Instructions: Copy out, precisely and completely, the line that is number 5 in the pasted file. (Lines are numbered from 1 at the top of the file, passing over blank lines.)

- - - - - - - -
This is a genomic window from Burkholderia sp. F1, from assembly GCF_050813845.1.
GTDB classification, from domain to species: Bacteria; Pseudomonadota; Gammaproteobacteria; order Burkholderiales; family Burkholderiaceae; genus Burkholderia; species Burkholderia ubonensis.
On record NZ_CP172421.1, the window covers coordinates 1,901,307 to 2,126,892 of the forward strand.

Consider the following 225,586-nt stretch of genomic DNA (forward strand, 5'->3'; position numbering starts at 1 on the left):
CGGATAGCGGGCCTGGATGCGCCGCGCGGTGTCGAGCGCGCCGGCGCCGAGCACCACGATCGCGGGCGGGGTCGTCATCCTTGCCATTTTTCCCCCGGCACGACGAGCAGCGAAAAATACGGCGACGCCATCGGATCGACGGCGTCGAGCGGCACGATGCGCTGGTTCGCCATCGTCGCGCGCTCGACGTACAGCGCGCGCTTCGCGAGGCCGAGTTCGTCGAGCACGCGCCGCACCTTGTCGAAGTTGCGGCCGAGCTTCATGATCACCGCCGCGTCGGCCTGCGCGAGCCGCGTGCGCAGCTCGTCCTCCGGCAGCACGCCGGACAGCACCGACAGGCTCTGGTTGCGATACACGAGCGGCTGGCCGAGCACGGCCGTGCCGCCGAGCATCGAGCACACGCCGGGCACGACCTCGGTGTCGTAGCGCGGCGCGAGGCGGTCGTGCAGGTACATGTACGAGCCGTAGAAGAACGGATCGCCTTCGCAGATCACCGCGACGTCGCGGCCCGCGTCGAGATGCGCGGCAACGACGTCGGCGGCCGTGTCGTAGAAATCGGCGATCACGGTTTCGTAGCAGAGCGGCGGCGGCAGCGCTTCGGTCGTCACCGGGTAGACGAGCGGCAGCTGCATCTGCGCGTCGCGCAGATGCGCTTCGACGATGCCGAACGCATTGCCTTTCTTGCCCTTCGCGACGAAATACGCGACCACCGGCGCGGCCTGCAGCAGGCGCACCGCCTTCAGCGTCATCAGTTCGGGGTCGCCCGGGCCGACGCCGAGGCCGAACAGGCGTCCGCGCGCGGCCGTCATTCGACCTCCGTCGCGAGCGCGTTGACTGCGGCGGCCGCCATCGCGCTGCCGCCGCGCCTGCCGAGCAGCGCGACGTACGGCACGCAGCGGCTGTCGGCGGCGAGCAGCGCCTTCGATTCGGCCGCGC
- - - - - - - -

CGGATAGCGGGCCTGGATGCGCCGCGCGGTGTCGAGCGCGCCGGCGCCGAGCACCACGATCGCGGGCGGGGTCGTCATCCTTGCCATTTTTCCCCCGGCACGACGAGCAGCGAAAAATACGGCGACGCCATCGGATCGACGGCGTCGAGCGGCACGATGCGCTGGTTCGCCATCGTCGCGCGCTCGACGTACAGCGCGCGCTTCGCGAGGCCGAGTTCGTCGAGCACGCGCCGCACCTTGTCGAAGTTGCGGCCGAGCTTCATGATCACCGCCGCGTCGGCCTGCGCGAGCCGCGTGCGCAGCTCGTCCTCCGGCAGCACGCCGGACAGCACCGACAGGCTCTGGTTGCGATACACGAGCGGCTGGCCGAGCACGGCCGTGCCGCCGAGCATCGAGCACACGCCGGGCACGACCTCGGTGTCGTAGCGCGGCGCGAGGCGGTCGTGCAGGTACATGTACGAGCCGTAGAAGAACGGATCGCCTTCGCAGATCACCGCGACGTCGCGGCCCGCGTCGAGATGCGCGGCAACGACGTCGGCGGCCGTGTCGTAGAAATCGGCGATCACGGTTTCGTAGCAGAGCGGCGGCGGCAGCGCTTCGGTCGTCACCGGGTAGACGAGCGGCAGCTGCATCTGCGCGTCGCGCAGATGCGCTTCGACGATGCCGAACGCATTGCCTTTCTTGCCCTTCGCGACGAAATACGCGACCACCGGCGCGGCCTGCAGCAGGCGCACCGCCTTCAGCGTCATCAGTTCGGGGTCGCCCGGGCCGACGCCGAGGCCGAACAGGCGTCCGCGCGCGGCCGTCATTCGACCTCCGTCGCGAGCGCGTTGACTGCGGCGGCCGCCATCGCGCTGCCGCCGCGCCTGCCGAGCAGCGCGACGTACGGCACGCAGCGGCTGTCGGCGGCGAGCAGCGCCTTCGATTCGGCCGCGC